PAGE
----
That question MAY be interpreted as “dangers vs solutions”, but Gore answered it as “over-represent the dangers before talking about solutions”. That’s not the same as a “mix”.

    That leaves out what is “under-represented”. Saying you’re giving an “over-representation of factual presentations on how dangerous it is” means that there are under-represented facts showing how it is NOT dangerous. Perhaps that is the “mix” that Gore inferred from the question.

    I can’t see any way to interpret what he’s talking about other than the mix of problem space versus solution space.

    It seems completely clear, from the context of the question being answered, that what he’s suggesting to be under-represented in the discussion is talk about solutions, in preference to over-representing talking about the problems.

  17. #17 Carl Christensen
    May 23, 2006

    Gore’s quote seems clear enough even out of context, it’s the right-wing Hannity/Michaels spin that obfuscates it. So Gore said “over-representation of factual presentations” — they are still factual, and over-representation means “do a lot of ‘em.” It doesn’t mean it’s “falsifying” or anything they imply. At worst it would make a wearious for, say, George Bush to have to attend yet another presentation on global warming science! ;-)

    ————————————-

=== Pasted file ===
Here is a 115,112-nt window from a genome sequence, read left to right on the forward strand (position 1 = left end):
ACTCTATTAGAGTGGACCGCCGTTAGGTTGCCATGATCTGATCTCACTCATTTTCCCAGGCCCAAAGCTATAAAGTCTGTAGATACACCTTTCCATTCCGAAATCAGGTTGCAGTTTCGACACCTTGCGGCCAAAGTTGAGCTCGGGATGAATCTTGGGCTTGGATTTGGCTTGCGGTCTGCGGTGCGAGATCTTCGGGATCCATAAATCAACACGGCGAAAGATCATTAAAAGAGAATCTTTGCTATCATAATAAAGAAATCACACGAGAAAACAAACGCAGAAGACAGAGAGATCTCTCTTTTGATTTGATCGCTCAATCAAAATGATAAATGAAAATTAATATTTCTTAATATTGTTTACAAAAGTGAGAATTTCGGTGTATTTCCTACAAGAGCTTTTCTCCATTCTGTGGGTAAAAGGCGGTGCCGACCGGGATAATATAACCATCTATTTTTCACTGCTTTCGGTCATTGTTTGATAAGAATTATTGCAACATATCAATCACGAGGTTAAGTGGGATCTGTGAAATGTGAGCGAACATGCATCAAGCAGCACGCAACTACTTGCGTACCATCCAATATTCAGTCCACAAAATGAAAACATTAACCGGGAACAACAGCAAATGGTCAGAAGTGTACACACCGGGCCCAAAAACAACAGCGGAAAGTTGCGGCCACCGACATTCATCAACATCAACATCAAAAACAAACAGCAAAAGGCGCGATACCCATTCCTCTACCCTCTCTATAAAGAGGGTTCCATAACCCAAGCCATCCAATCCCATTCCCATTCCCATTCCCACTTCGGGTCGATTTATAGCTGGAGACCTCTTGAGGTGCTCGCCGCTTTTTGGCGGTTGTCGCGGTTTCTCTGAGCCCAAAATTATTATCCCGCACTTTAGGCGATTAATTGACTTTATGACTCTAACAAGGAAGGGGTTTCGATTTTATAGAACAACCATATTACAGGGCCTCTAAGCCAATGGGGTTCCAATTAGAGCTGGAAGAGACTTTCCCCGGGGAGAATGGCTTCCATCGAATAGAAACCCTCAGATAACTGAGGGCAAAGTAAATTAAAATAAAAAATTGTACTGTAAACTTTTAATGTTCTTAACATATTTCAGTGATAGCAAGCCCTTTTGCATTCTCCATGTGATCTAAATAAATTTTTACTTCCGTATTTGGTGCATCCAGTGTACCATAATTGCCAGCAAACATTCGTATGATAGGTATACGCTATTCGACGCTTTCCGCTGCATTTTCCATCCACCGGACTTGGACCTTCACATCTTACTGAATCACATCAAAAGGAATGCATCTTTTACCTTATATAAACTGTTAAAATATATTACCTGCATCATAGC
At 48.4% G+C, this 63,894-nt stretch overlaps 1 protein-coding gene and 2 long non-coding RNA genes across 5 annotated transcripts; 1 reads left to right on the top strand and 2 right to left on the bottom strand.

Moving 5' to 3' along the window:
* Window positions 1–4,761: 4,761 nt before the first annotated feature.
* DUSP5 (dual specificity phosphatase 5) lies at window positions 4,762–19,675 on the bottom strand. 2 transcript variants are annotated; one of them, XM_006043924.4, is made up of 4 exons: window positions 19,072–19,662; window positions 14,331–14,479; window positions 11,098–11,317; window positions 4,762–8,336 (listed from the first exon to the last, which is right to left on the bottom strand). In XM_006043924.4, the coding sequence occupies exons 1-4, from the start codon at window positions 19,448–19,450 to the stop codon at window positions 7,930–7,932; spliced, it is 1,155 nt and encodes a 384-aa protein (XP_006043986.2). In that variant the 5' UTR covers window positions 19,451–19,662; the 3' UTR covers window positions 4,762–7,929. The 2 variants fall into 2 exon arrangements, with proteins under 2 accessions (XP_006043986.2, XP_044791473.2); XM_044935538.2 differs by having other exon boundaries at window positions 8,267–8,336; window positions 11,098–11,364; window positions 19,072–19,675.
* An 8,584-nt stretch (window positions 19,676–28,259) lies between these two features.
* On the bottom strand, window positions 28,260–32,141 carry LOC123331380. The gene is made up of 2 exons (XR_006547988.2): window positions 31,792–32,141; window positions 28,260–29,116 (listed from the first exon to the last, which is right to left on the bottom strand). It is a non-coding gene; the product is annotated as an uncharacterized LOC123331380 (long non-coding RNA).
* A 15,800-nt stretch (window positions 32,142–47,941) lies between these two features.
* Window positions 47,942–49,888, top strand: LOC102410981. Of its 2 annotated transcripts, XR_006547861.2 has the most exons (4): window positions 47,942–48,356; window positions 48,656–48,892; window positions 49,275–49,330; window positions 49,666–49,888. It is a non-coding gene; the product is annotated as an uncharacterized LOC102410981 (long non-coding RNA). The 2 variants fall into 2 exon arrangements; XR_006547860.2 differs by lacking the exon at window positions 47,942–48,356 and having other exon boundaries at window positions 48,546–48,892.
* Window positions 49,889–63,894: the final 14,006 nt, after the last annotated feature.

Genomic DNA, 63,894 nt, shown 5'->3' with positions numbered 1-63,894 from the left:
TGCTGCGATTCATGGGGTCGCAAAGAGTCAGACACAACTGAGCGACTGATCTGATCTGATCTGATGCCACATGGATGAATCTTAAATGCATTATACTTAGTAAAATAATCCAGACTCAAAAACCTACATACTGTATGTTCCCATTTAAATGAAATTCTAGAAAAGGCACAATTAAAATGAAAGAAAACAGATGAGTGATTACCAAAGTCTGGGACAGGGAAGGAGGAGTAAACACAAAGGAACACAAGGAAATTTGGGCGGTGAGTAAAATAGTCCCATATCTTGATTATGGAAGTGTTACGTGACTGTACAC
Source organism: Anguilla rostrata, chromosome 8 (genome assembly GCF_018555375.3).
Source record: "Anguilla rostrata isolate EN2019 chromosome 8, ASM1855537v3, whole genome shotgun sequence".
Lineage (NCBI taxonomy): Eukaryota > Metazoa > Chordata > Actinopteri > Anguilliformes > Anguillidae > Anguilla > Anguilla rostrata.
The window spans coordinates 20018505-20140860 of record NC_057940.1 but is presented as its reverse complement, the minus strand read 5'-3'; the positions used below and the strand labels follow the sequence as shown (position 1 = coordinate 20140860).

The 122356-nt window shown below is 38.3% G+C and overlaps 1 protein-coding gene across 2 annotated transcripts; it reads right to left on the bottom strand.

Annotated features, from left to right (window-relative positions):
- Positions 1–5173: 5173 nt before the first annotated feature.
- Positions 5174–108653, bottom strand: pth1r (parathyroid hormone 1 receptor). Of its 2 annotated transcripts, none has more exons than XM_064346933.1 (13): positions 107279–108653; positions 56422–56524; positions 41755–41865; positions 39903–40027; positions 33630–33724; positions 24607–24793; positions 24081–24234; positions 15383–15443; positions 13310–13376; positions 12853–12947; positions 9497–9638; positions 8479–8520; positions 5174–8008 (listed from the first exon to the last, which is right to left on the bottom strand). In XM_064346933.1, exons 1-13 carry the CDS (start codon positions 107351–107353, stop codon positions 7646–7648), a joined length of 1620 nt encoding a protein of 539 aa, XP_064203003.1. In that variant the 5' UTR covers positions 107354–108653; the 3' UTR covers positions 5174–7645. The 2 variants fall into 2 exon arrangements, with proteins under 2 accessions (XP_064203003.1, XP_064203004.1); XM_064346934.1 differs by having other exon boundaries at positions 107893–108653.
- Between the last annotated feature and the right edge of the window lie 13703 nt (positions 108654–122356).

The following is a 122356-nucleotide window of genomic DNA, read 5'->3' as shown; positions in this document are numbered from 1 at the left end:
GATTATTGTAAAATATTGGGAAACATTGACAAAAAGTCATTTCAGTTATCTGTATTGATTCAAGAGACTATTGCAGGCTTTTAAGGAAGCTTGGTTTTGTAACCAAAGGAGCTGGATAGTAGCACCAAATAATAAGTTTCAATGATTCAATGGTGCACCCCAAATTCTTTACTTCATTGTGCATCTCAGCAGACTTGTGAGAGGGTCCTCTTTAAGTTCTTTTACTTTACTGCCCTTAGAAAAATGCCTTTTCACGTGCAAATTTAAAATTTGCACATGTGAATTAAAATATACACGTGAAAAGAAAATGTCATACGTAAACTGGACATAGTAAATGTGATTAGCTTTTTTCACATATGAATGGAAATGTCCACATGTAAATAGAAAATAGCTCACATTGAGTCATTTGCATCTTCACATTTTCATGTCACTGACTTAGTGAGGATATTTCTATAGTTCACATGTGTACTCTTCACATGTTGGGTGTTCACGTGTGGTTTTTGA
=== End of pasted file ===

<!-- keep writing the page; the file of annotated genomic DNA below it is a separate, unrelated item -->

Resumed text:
http://dictionary.reference.com/search?r=2&q=overrepresented

    o·ver·rep·re·sent·ed ( P ) Pronunciation Key (vr-rpr-zntd)
    adj.
    Represented in excessive or disproportionately large numbers: “Some groups, and most notably some races, may be overrepresented and others may be underrepresented” (Scientific American).

    ————————————-

    Of course, when these hacks were doing “over-representation of NON-factual presentations”, to whit, the many lies & half-truths for everyone to go leaping into Iraq, nobody was supposed to mind that. Indeep you’d be called “a treasonous traitor” to imply otherwise. It’s the “factual presentations” they have a problem with! ;-)

  18. #18 President Barbicane
    May 26, 2006

    Maybe I don’t understand the problem, here. Al Gore admitted he exagerates global warming. It is dishonest to “overrepresent the dangers” of global warming.

    I appreciate that many people in the US don’t believe in global warming, but the best way to convince them on the issue is by presenting a balanced argument. In a balanced look at the issue, by definition, you don’t overrepresent anything.

  19. #19 rtl
    May 29, 2006

    This obviously depends on your bias when reading the quote. To me it’s clear that Nanny is correct and most of you are wrong. Since Gore clearly thinks we are in a bubble of unreality, he thinks it’s ok to exaggerate. Since it’s not his place to make that judgement, I think his statement is dangerous. This statement isn’t a surprise, because we all know that’s what he’s up to. You think it’s justified. I don’t.

  20. #20 Dominion
    May 30, 2006

    It has always been a surprise to me just how hard it is for right wingers to read and comprehend plain English.

    Or would one of you care to explain just how one “exaggerates” a factual presentation?

  21. #21 Carl Christensen
    May 30, 2006

    Can you right-wing [deleted. No personal attacks on other commentors please. Tim] understand the dictionary definition of “overrepresent” that I placed a few posts above? Again “overrepresent” implies “redundancy”, not “falsification.”

    I suppose it’s because you get confused because your fascist leaders like George Dumbya Bush both overrepresent AND falsify (i.e. the “case” for the Iraq war etc).